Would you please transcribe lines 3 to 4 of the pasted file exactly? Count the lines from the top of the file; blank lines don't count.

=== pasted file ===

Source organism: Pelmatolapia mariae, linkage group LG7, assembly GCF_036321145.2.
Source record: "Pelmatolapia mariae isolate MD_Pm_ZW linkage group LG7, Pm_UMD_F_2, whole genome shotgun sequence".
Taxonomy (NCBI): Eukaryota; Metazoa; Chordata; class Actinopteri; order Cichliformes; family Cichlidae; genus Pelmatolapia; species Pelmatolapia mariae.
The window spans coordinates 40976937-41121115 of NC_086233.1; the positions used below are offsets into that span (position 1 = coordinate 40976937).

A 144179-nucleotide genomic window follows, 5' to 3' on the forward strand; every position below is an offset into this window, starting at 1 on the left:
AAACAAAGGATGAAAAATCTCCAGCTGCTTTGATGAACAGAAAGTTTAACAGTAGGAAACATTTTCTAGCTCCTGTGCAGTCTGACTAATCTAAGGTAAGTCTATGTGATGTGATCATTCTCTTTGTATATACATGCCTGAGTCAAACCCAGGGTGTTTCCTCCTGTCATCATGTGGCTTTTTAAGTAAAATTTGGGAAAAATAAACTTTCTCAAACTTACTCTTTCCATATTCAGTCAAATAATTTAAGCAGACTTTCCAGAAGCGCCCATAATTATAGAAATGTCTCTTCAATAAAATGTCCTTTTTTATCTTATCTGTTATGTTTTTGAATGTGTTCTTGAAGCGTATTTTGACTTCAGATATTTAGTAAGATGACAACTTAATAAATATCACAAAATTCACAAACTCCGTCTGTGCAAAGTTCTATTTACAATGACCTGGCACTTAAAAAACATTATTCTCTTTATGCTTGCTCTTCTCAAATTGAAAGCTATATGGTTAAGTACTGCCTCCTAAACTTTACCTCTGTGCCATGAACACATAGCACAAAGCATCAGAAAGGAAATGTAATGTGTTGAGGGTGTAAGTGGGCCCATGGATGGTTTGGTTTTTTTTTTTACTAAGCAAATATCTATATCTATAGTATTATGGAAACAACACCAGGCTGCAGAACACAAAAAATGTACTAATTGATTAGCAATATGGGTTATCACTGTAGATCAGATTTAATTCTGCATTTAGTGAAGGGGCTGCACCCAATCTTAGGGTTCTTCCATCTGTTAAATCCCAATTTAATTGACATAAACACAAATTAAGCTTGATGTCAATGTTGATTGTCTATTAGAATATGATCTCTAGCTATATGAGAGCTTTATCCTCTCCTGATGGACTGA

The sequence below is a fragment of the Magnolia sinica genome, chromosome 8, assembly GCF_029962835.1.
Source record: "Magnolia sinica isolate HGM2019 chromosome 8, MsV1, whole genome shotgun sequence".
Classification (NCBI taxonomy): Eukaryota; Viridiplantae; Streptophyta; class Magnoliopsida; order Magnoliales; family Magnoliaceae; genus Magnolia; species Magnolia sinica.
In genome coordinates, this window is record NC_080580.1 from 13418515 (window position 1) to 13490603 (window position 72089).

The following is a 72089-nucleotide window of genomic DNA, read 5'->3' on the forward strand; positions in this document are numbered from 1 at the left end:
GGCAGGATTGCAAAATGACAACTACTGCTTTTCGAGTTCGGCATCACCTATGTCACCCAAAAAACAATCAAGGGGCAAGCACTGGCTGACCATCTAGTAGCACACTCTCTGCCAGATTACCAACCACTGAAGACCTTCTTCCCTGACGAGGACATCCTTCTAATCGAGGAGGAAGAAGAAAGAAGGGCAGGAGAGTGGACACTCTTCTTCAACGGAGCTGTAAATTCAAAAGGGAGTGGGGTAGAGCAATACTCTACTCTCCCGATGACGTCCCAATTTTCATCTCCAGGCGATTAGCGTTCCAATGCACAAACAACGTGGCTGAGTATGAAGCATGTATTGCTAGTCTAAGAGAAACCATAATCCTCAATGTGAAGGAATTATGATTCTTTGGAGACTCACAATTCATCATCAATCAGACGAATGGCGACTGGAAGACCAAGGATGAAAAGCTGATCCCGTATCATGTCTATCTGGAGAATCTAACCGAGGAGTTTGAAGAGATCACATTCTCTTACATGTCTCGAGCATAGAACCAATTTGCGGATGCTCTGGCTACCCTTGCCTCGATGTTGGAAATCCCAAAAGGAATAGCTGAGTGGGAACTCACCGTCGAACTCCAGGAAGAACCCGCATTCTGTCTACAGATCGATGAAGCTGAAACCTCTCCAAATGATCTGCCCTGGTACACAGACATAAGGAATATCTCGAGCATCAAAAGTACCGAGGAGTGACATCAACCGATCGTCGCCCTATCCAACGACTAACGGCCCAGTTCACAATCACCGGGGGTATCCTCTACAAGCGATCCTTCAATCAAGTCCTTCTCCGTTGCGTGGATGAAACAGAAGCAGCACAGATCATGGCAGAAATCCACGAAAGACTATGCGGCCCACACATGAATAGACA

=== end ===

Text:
Taxonomy (NCBI): Eukaryota; Metazoa; Chordata; class Actinopteri; order Cichliformes; family Cichlidae; genus Pelmatolapia; species Pelmatolapia mariae.
The window spans coordinates 40976937-41121115 of NC_086233.1; the positions used below are offsets into that span (position 1 = coordinate 40976937).